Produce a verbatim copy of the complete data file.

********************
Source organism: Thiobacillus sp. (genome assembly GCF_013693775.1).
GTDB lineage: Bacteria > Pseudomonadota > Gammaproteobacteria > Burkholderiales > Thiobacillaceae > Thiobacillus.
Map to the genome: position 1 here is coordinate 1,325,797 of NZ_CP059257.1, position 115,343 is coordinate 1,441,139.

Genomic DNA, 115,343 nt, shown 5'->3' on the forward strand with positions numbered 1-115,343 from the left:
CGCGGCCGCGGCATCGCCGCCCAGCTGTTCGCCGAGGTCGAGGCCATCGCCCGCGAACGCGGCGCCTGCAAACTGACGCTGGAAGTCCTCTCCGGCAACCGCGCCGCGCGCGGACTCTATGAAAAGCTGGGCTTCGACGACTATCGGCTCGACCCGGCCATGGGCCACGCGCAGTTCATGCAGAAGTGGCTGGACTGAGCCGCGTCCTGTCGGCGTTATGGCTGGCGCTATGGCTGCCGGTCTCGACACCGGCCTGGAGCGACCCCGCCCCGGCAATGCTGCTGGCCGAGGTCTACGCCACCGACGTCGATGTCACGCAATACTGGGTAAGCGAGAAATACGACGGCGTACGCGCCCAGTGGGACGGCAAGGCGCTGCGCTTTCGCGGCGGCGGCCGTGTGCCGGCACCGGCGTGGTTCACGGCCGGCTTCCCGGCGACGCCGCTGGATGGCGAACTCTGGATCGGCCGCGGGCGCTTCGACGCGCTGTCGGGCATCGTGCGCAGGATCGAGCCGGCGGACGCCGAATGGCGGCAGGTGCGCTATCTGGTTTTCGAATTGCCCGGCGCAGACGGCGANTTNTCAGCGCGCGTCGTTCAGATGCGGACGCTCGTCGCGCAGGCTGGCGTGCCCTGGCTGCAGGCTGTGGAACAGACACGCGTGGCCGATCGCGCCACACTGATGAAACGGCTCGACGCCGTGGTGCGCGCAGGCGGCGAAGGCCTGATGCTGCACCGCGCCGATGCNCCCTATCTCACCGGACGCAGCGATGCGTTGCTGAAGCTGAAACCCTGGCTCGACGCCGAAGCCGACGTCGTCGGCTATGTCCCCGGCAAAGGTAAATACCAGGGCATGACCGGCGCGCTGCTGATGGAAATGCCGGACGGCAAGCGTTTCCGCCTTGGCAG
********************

Source organism: Thiobacillus sp. (genome assembly GCF_013693775.1).
GTDB lineage: Bacteria > Pseudomonadota > Gammaproteobacteria > Burkholderiales > Thiobacillaceae > Thiobacillus.
Map to the genome: position 1 here is coordinate 1,325,797 of NZ_CP059257.1, position 115,343 is coordinate 1,441,139.

Genomic DNA, 115,343 nt, shown 5'->3' on the forward strand with positions numbered 1-115,343 from the left:
CGCGGCCGCGGCATCGCCGCCCAGCTGTTCGCCGAGGTCGAGGCCATCGCCCGCGAACGCGGCGCCTGCAAACTGACGCTGGAAGTCCTCTCCGGCAACCGCGCCGCGCGCGGACTCTATGAAAAGCTGGGCTTCGACGACTATCGGCTCGACCCGGCCATGGGCCACGCGCAGTTCATGCAGAAGTGGCTGGACTGAGCCGCGTCCTGTCGGCGTTATGGCTGGCGCTATGGCTGCCGGTCTCGACACCGGCCTGGAGCGACCCCGCCCCGGCAATGCTGCTGGCCGAGGTCTACGCCACCGACGTCGATGTCACGCAATACTGGGTAAGCGAGAAATACGACGGCGTACGCGCCCAGTGGGACGGCAAGGCGCTGCGCTTTCGCGGCGGCGGCCGTGTGCCGGCACCGGCGTGGTTCACGGCCGGCTTCCCGGCGACGCCGCTGGATGGCGAACTCTGGATCGGCCGCGGGCGCTTCGACGCGCTGTCGGGCATCGTGCGCAGGATCGAGCCGGCGGACGCCGAATGGCGGCAGGTGCGCTATCTGGTTTTCGAATTGCCCGGCGCAGACGGCGANTTNTCAGCGCGCGTCGTTCAGATGCGGACGCTCGTCGCGCAGGCTGGCGTGCCCTGGCTGCAGGCTGTGGAACAGACACGCGTGGCCGATCGCGCCACACTGATGAAACGGCTCGACGCCGTGGTGCGCGCAGGCGGCGAAGGCCTGATGCTGCACCGCGCCGATGCNCCCTATCTCACCGGACGCAGCGATGCGTTGCTGAAGCTGAAACCCTGGCTCGACGCCGAAGCCGACGTCGTCGGCTATGTCCCCGGCAAAGGTAAATACCAGGGCATGACCGGCGCGCTGCTGATGGAAATGCCGGACGGCAAGCGTTTCCGCCTTGGCAG